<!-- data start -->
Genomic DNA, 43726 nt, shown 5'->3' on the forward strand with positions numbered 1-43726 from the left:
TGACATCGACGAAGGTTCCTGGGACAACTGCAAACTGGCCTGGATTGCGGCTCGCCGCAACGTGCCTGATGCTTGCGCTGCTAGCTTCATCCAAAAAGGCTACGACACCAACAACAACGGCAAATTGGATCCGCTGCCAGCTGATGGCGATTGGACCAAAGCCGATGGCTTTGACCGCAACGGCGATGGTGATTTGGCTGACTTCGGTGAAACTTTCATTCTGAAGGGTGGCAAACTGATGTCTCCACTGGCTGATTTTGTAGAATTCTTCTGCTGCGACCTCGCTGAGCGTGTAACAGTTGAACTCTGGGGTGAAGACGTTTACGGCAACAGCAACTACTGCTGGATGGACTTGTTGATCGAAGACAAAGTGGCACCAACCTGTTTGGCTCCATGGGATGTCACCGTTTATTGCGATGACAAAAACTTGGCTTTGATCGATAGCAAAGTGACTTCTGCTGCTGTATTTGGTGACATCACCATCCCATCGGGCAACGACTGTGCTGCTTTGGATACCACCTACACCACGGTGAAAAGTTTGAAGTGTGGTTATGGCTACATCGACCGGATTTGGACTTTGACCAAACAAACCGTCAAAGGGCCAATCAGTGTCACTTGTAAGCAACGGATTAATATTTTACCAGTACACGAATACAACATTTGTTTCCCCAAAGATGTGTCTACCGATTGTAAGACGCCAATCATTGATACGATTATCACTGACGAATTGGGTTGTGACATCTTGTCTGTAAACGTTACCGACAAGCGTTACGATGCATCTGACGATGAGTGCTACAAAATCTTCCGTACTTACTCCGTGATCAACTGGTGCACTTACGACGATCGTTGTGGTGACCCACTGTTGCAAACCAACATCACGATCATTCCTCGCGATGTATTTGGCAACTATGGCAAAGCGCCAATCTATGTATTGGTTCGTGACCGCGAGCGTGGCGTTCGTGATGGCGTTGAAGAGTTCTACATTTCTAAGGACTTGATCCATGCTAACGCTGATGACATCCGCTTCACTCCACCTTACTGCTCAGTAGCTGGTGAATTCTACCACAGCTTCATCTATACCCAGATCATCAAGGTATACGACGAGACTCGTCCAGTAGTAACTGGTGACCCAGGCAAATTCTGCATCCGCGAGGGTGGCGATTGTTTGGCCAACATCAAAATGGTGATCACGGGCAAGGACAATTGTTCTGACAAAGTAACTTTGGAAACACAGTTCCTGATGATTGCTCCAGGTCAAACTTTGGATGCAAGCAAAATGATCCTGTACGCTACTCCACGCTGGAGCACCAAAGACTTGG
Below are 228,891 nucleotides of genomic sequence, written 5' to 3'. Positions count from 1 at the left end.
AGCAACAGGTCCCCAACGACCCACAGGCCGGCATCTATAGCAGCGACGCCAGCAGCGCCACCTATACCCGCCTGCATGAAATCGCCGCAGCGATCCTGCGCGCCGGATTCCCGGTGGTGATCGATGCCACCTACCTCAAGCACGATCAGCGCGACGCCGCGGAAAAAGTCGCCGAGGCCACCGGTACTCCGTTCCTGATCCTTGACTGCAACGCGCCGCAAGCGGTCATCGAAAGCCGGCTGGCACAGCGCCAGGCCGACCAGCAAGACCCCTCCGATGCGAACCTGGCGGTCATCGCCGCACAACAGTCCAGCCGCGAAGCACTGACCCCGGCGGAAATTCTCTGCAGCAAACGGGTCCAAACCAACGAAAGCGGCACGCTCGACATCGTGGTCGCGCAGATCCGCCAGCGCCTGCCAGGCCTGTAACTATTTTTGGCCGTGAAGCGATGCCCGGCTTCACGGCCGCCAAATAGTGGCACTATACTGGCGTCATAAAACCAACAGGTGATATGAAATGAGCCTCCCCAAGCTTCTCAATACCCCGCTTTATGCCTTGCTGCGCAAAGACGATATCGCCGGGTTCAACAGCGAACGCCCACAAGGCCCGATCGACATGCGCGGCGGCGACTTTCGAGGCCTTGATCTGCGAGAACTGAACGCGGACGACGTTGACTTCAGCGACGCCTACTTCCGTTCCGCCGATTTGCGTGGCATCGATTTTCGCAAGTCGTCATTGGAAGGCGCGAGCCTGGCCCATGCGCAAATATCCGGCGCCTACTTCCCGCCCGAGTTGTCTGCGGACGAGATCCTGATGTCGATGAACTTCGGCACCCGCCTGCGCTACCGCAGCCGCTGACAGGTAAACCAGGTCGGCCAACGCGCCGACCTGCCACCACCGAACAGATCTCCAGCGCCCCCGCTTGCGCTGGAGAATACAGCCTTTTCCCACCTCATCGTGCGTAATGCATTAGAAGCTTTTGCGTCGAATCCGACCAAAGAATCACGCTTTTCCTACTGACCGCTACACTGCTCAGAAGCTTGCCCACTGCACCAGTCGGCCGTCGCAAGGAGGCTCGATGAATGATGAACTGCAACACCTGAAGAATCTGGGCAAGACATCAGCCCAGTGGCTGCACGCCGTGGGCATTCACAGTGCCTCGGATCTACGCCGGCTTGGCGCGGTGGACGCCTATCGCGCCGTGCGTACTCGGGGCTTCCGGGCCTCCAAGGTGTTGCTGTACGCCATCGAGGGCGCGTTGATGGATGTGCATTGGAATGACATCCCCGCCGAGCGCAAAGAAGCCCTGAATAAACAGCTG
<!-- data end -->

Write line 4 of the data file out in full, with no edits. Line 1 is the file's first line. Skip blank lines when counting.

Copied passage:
AGCAACAGGTCCCCAACGACCCACAGGCCGGCATCTATAGCAGCGACGCCAGCAGCGCCACCTATACCCGCCTGCATGAAATCGCCGCAGCGATCCTGCGCGCCGGATTCCCGGTGGTGATCGATGCCACCTACCTCAAGCACGATCAGCGCGACGCCGCGGAAAAAGTCGCCGAGGCCACCGGTACTCCGTTCCTGATCCTTGACTGCAACGCGCCGCAAGCGGTCATCGAAAGCCGGCTGGCACAGCGCCAGGCCGACCAGCAAGACCCCTCCGATGCGAACCTGGCGGTCATCGCCGCACAACAGTCCAGCCGCGAAGCACTGACCCCGGCGGAAATTCTCTGCAGCAAACGGGTCCAAACCAACGAAAGCGGCACGCTCGACATCGTGGTCGCGCAGATCCGCCAGCGCCTGCCAGGCCTGTAACTATTTTTGGCCGTGAAGCGATGCCCGGCTTCACGGCCGCCAAATAGTGGCACTATACTGGCGTCATAAAACCAACAGGTGATATGAAATGAGCCTCCCCAAGCTTCTCAATACCCCGCTTTATGCCTTGCTGCGCAAAGACGATATCGCCGGGTTCAACAGCGAACGCCCACAAGGCCCGATCGACATGCGCGGCGGCGACTTTCGAGGCCTTGATCTGCGAGAACTGAACGCGGACGACGTTGACTTCAGCGACGCCTACTTCCGTTCCGCCGATTTGCGTGGCATCGATTTTCGCAAGTCGTCATTGGAAGGCGCGAGCCTGGCCCATGCGCAAATATCCGGCGCCTACTTCCCGCCCGAGTTGTCTGCGGACGAGATCCTGATGTCGATGAACTTCGGCACCCGCCTGCGCTACCGCAGCCGCTGACAGGTAAACCAGGTCGGCCAACGCGCCGACCTGCCACCACCGAACAGATCTCCAGCGCCCCCGCTTGCGCTGGAGAATACAGCCTTTTCCCACCTCATCGTGCGTAATGCATTAGAAGCTTTTGCGTCGAATCCGACCAAAGAATCACGCTTTTCCTACTGACCGCTACACTGCTCAGAAGCTTGCCCACTGCACCAGTCGGCCGTCGCAAGGAGGCTCGATGAATGATGAACTGCAACACCTGAAGAATCTGGGCAAGACATCAGCCCAGTGGCTGCACGCCGTGGGCATTCACAGTGCCTCGGATCTACGCCGGCTTGGCGCGGTGGACGCCTATCGCGCCGTGCGTACTCGGGGCTTCCGGGCCTCCAAGGTGTTGCTGTACGCCATCGAGGGCGCGTTGATGGATGTGCATTGGAATGACATCCCCGCCGAGCGCAAAGAAGCCCTGAATAAACAGCTG